Niagara

Seeing the Falls, it’s difficult to trust that they’re real. My mind tries to discount it, like something I’m seeing in a photograph, or on television. And this may be the benefit of the Canadian side: being able to take it in as one sweeping panorama, at a distance, more easily comprehensible. I walk from one set of falls to another, and from one end of a falls, crossing a bridge over the rapids, to the other end. And all the while, I can only take little bites of what they are visually. I almost think it is better to close my eyes as I walk around, because in hearing everywhere the constant rush and rumble, I feel the force of the waters, and the reality presents itself. Opening my eyes, the ground I’m walking on feels less secure, temporary. I get the sense that it could be swept along with the waters at any moment.

ps: Reading up on the Falls after returning to my hotel room, I learned that extensive engineering has taken place in the last century to secure the Falls in their current state. Lake Erie at its lowest point is higher than the Niagara River. It will ultimately spill over. (Feel free to offer further or counter insights, geoloist friends)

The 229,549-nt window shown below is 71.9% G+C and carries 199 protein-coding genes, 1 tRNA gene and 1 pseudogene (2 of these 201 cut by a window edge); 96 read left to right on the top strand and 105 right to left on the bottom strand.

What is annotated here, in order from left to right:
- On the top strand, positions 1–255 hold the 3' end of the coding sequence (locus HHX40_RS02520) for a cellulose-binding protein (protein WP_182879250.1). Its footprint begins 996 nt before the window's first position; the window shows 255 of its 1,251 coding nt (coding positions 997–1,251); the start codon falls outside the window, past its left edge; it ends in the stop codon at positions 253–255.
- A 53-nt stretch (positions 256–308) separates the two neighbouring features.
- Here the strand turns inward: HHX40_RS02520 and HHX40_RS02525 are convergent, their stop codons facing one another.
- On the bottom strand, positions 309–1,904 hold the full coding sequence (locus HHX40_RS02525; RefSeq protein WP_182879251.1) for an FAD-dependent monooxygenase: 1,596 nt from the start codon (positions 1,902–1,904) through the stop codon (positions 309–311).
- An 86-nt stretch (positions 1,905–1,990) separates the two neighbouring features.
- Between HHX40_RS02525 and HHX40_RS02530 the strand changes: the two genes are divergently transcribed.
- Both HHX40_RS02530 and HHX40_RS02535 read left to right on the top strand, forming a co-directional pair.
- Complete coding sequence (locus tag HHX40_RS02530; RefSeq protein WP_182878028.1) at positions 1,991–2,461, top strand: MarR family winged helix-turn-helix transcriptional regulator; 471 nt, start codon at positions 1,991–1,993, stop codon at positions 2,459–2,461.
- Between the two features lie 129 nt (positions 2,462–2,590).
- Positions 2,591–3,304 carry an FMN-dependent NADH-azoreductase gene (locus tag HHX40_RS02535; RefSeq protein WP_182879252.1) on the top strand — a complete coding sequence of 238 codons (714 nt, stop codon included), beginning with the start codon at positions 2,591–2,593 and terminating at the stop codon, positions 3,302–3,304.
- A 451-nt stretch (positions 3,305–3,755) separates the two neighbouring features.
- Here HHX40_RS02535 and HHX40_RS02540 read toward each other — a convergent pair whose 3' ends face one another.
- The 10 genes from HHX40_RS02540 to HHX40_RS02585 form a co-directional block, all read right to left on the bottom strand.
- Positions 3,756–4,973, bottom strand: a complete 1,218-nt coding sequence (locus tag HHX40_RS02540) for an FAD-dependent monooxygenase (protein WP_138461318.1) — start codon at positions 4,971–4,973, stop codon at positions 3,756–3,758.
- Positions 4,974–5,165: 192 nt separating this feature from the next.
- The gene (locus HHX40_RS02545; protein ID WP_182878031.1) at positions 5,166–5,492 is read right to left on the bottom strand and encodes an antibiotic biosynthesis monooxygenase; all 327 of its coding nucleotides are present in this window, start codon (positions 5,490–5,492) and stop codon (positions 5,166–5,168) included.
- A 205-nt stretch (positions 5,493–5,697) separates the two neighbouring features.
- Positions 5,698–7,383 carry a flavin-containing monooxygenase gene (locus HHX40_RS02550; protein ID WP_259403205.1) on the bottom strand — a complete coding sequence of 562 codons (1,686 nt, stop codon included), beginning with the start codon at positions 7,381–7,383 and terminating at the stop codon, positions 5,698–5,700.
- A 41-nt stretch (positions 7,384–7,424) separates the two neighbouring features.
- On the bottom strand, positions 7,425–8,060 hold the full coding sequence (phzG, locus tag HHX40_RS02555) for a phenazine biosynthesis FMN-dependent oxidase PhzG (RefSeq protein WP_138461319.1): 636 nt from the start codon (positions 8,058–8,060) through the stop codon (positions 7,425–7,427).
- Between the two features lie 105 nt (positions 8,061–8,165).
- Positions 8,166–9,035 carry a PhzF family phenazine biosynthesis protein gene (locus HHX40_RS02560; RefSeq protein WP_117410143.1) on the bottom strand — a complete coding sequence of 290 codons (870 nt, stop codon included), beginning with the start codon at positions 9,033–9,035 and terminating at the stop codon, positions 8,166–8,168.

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2 Responses to “Niagara”

  1. Kelsey Says:

    The falls are only running at a portion of their strength as well- most of the water is diverted for hydro power. The falls themselves have been “turned off” many times to clear away rubble from the bottom of the falls, which was a result of natural erosion of the dolomite. The falls are there in the first place because the Niagara dolomite (like limestone) which is more resistant and overlies the Maquoketa shale, a really weak rock underneath. Through erosion, the shale wears away leaving an over hanging cliff of dolomite that the water spills over, which will invariably crash down over time, thus making the falls “move up river” from their present location. This of course would be a great problem for the local economy if the falls started moving around. Where else would we go to see two countries cheapening nature… oh wait…

    These falls are complete rubbish in terms of witnessing real geological processes. Damn humans.

  2. Steve Says:

    damn geologists

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